Going through my inbox, I found this quote from President Obama from November 2016:
That’s why I firmly believe that one of our greatest challenges in the years ahead — across our nations and within them — will be to make sure that the benefits of the global economy are shared by more people and that the negative impacts, such as economic inequalities, are addressed by all nations. When it comes to trade, I believe that the answer is not to pull back or try to erect barriers to trade. Given our integrated economies and global supply chains, that would hurt us all. But rather the answer is to do trade right, making sure that it has strong labor standards, strong environmental standards, that it addresses ways in which workers and ordinary people can benefit rather than be harmed by global trade. All of this is the central work of APEC.
Looking back at the elections of 2016, I think it shows a lot of what went wrong.
According to standard international trade theory, the Heckscher-Ohlin model, there are winners and losers from trade. The model suggests that the gains from trade are higher than the losses, so that the winners can compensate the losers so that everybody wins. That, obviously, is the world we want to live in. Economists help politicians to make the world a better place – for everybody!
However, even the textbook “International Economics” by Krugman/Melitz/Obstfeld contains some insights in why things did not work out that well. They have a graph showing that the computer industry declined in terms of jobs badly between 2000 and 2009, even worse than the industrial sector as a whole. The graph looked something like this (but only for 2000-2009), which I got from the World Bank:
Employment in industry (% of total employment)
There has been a fall in industry jobs, and that means that there have been losers from trade. It has been very obvious that the jobs went elsewhere as the US started to import manufactured products from abroad, with much of the increase coming from Asia, where China was used as a platform to export Asian products to the rest of the world.
According to the Heckscher-Ohlin model, the winners from trade are the owners of capital. Capital is abundant in the US, and scarce in China. Obviously, the model does not allow US firms to move their machines to China, even though this is what happened to some extent. The losers are the workers, which see their jobs leave to never return. The sensible policy that an economist using the Heckscher-Ohlin model should give to the US government is to increase taxes on capital and cut taxes on labor. In reality, the opposite happened. George W Bush cut taxes for the rich, and the relatively poor and the middle class was left to itself.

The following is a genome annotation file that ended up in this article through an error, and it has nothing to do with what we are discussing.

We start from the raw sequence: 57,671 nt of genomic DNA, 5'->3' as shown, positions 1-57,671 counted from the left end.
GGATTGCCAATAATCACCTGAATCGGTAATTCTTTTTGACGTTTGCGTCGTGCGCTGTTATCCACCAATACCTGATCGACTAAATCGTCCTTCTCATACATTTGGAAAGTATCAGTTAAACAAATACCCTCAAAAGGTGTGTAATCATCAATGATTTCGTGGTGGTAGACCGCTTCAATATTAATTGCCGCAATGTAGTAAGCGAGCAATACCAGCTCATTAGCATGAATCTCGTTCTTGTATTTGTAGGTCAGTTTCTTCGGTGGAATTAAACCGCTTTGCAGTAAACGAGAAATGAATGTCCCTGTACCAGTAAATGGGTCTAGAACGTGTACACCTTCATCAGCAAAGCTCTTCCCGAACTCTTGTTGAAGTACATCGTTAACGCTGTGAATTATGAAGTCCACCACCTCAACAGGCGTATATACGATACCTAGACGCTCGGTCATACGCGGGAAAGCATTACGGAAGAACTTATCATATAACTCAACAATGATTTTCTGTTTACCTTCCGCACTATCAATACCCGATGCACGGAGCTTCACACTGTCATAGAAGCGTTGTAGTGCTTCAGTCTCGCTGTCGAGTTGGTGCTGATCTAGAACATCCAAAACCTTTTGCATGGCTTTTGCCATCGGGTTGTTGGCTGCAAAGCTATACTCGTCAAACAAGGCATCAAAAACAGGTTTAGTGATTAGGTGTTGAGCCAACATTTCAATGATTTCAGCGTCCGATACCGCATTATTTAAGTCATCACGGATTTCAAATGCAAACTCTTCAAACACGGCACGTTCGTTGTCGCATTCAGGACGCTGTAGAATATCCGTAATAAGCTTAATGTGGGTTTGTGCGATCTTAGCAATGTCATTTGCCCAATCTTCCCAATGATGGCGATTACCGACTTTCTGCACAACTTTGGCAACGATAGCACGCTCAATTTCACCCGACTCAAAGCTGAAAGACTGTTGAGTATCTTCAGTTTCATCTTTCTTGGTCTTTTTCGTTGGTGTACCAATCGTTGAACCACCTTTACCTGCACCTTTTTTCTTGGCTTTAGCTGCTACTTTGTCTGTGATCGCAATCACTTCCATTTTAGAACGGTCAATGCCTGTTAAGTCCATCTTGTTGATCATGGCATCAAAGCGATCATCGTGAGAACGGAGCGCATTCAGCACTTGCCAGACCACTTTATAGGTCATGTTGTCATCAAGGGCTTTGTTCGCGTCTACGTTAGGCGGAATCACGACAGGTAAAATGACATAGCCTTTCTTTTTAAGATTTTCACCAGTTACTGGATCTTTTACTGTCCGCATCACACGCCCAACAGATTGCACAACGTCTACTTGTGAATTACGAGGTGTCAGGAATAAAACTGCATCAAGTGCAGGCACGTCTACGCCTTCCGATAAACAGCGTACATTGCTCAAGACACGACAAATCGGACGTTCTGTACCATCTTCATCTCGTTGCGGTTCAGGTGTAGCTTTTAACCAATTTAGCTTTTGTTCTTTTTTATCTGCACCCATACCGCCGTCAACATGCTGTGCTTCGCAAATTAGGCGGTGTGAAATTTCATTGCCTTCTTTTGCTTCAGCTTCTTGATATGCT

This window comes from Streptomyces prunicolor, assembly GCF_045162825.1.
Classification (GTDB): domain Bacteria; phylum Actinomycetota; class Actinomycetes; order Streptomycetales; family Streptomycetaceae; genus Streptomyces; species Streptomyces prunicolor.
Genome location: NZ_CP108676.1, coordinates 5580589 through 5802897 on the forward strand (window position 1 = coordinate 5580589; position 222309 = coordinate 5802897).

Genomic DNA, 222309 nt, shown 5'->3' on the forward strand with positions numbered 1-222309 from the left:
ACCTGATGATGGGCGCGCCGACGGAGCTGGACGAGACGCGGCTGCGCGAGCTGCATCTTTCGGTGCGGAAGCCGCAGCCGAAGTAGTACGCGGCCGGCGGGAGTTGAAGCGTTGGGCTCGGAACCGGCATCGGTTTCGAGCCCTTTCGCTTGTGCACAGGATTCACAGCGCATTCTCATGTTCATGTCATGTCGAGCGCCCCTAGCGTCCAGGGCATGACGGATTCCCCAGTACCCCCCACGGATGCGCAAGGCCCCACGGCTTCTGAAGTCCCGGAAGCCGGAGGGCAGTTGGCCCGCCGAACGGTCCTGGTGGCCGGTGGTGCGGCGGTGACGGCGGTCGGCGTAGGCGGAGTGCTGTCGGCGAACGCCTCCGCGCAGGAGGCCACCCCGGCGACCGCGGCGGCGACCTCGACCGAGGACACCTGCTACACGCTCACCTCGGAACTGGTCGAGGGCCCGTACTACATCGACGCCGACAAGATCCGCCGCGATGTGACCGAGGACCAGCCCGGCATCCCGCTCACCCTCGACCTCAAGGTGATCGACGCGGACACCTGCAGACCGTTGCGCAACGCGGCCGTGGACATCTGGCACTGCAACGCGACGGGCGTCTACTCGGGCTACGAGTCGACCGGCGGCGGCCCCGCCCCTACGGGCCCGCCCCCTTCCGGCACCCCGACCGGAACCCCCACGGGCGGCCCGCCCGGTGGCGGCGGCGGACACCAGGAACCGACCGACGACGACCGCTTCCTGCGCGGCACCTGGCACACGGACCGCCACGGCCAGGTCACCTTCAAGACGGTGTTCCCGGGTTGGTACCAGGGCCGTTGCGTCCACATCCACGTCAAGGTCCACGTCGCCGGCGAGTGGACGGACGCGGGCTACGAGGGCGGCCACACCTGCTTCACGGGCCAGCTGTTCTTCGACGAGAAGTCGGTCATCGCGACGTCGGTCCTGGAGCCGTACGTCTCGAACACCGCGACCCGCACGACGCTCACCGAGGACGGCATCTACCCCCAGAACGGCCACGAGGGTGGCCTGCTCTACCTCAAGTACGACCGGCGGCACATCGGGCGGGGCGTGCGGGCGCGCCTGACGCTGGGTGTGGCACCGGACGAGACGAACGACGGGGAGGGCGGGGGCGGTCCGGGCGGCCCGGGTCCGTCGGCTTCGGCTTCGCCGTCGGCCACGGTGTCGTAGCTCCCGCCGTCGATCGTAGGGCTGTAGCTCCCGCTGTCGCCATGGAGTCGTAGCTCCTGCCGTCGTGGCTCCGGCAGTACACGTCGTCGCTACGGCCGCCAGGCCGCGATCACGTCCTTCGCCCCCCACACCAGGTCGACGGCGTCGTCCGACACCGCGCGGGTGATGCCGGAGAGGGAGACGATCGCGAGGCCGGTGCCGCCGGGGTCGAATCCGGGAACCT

Incoming President Trump does not seem to keen to rely on economic advisors, as a recent Bloomberg article makes clear:
Economists aren’t shying away from joining Donald Trump’s administration and would be willing to pitch in if asked, according to former economic policy makers now in academia. […] Alan Krueger, who led the CEA in the White House of President Barack Obama from 2011 to 2013 before passing the torch to incumbent Jason Furman, suggested that it might be more of a matter of Trump not wanting many economists in his administration, rather than the other way around.
With the record of advice of the recent past, it will be difficult for economists to resume their role at the table of the powerful. Of course, US policy was not completely driven by economists, but then I can’t recall any dissatisfaction of economists from the early 2000s with the tax and trade policies of George W Bush. Yes, it was pointed out that the rich stood to benefit, but where was the connection to international trade?
Here is what I found on Greg Mankiw’s blog, written by Bob Frank who debates him (link):
While serving as chairman of the Council of Economic Advisers, Greg actively supported the Bush tax cuts targeted at top earners by arguing that the cuts would spur them to work harder. Greg would have been astonished to observe such a response from his colleagues at Harvard. Does he have a behavioral model that leads him to expect different behavior from high achievers in other occupations? Or does he have one that explains why any such differences consistently fail to reveal themselves in the data? In the absence of a plausible behavioral model backed by persuasive empirical evidence to the contrary, I stand by my conclusion that trickle-down theory is supported neither by economic theory nor by empirical evidence.
That to me seems like the typical economist of the early 2000s.
UPDATE JAN 11, 2017: Since Obama mentioned his job record in his farewell speech, I’d like to add another statistic which includes the latest data and comes from the BLS. Here is the number of employees in US manufacturing (in thousands):
As you can see, there was an upward movement from 2010-2015, but that has fizzled out and the sector is on decline again. Again, this is not a good record for the average American. If the new jobs were not created in manufacturing, they must come from the service sector. But these jobs normally don’t pay so well. This is one of the crucial issues that the new administration might address – or paper over, using economists to confuse and mislead the public over what determines the size of the manufacturing sector and the rate of unemployment. We’ll have to wait and see.